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Live from New York…it's Science of the Living City

Screengrab: Natural Areas Conservacy's Facebook page showing a link to the seminar
Last week, New York City Urban Field Station’s Science of the Living City seminar was live from New York on the evening of May 16. The first of a two-part seminar series “Caring for NYC's Forest: a Story of Research, Community, and Inspiration” was also livestreamed by Natural Areas Consevancy via Facebook.

NEW YORK – With help from longtime collaborator the New York City Urban Field Station, last week’s Science of the Living City seminar was live from New York on the evening of May 16.

In addition to drawing an in-person audience at the J.M. Kaplan Fund in Manhattan, the first of a two-part seminar series “Caring for NYC's Forest: a Story of Research, Community, and Inspiration” was also livestreamed by Natural Areas Conservancy via Facebook.

The seminar focuses on awareness of the city’s forested natural areas and the shared stewardship that is helping manage them. The event was moderated by Liam Kavanagh, first deputy commissioner, NYC Parks. Panelists included Sarah Charlop-Powers, executive director of the Natural Areas Conservancy; Kristy King, director of Natural Areas Restoration & Management, NYC Parks; Erika Svendsen, Forest Service social scientist and co-director of NYC Urban Field Station; and Josephine Scalia, landscape projects and volunteer coordinator at NYC Parks.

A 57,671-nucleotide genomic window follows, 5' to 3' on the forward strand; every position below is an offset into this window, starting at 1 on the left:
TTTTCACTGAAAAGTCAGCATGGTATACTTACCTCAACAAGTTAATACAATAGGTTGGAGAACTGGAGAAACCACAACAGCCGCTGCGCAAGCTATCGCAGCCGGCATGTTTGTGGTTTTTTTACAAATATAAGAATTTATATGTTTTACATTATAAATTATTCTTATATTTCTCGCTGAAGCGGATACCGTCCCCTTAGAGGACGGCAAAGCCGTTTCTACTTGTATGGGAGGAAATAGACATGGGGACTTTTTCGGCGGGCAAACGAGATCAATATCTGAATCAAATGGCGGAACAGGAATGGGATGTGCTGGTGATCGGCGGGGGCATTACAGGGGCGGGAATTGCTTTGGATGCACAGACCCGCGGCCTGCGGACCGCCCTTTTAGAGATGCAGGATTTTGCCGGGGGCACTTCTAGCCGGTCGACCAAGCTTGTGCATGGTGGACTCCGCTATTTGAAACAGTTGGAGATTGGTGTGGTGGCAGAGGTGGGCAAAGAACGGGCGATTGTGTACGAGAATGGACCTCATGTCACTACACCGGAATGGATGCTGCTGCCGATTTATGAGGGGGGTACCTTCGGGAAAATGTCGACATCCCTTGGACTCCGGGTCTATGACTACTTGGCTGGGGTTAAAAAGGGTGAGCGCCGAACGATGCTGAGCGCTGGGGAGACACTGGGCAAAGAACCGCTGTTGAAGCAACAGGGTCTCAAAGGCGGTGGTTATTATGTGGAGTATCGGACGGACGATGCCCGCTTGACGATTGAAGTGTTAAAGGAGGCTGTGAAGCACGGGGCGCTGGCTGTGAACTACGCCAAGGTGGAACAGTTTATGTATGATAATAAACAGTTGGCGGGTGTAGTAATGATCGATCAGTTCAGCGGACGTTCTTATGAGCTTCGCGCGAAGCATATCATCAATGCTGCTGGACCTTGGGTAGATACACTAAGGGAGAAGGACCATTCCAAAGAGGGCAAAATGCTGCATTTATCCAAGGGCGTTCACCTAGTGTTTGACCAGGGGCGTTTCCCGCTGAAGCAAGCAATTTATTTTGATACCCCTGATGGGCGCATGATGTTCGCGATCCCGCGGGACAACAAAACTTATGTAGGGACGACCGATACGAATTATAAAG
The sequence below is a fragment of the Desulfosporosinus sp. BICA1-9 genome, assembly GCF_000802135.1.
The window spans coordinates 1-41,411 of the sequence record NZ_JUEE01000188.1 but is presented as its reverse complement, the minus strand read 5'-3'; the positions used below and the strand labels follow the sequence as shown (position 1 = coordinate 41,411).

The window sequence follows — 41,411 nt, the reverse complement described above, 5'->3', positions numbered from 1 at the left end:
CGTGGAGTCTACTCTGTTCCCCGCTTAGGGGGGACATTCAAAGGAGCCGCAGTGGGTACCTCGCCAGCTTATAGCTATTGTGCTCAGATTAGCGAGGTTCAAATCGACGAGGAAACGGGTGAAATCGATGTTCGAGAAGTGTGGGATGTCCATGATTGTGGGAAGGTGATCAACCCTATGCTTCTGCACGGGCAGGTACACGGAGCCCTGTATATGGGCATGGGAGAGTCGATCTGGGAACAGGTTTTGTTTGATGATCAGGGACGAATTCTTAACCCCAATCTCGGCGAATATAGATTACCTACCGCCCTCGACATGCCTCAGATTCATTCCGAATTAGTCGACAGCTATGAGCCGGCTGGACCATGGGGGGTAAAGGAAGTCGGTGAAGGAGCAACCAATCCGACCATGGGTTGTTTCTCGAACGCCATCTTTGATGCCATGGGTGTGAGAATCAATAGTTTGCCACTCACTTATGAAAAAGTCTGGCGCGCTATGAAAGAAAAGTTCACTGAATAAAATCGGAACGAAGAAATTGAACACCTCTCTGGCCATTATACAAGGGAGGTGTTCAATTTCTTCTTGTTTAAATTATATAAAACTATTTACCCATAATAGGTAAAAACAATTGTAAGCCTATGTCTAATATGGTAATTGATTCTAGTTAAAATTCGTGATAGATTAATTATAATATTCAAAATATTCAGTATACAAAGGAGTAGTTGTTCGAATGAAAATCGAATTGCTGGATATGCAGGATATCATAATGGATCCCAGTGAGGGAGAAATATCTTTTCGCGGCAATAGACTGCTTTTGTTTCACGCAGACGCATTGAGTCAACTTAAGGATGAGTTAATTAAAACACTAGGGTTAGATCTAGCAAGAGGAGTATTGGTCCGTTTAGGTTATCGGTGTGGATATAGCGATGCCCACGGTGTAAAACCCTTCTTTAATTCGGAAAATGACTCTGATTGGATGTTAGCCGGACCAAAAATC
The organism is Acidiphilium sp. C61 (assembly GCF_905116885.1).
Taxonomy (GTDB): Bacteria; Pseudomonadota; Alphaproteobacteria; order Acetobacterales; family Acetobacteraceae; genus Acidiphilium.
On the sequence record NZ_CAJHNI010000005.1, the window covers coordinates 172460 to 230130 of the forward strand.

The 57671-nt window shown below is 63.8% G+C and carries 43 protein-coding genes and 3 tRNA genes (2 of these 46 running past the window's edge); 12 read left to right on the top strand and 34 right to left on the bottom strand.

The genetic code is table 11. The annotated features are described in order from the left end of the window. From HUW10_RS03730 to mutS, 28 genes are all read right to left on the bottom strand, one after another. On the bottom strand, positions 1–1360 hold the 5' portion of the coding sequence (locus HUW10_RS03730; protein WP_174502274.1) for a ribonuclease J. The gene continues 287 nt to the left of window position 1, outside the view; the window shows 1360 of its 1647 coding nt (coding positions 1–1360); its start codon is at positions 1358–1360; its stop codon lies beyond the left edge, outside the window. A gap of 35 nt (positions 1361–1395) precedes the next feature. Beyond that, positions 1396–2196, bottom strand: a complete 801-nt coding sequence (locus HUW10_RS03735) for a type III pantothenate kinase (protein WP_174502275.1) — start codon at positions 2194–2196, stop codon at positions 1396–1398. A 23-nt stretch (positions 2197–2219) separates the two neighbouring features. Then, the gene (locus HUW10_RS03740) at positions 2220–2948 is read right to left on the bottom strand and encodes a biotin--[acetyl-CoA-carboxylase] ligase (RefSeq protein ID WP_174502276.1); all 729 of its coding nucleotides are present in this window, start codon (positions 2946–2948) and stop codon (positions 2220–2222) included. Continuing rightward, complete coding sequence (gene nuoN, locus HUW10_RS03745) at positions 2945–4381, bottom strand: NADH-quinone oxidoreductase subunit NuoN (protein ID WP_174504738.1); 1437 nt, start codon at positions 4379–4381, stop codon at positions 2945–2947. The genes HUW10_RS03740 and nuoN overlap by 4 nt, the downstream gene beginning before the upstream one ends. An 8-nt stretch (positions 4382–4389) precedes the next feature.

A research social scientist at the New York City Urban Field Station, Svendsen discussed STEW-MAP, a Forest Service tool to visualize stewardship capacity. STEW-MAP provides a powerful way for government agencies, non-profits and other organizations to achieve outcomes that would otherwise be impossible with finite resources while helping create communities that are stronger, healthier, greener and more resilient. Additionally, STEW-MAP NYC features the story of the Natural Areas Conservancy and NYC Parks' Forest Management Framework, the city’s first ever long-term action plan and road map for the care of its forested natural areas.

The New York City Urban Field Station was established as a partnership between the USDA Forest Service and the New York City Department of Parks and Recreation. The ‘Science of the Living City’  is a program hosted by the NYC Urban Field Station that engages natural resource professionals and the public across NYC in dynamic events and discussions related to urban social, biological, and physical ecology and quality of life in cities. The second part of the series is schedule for Monday, June 17.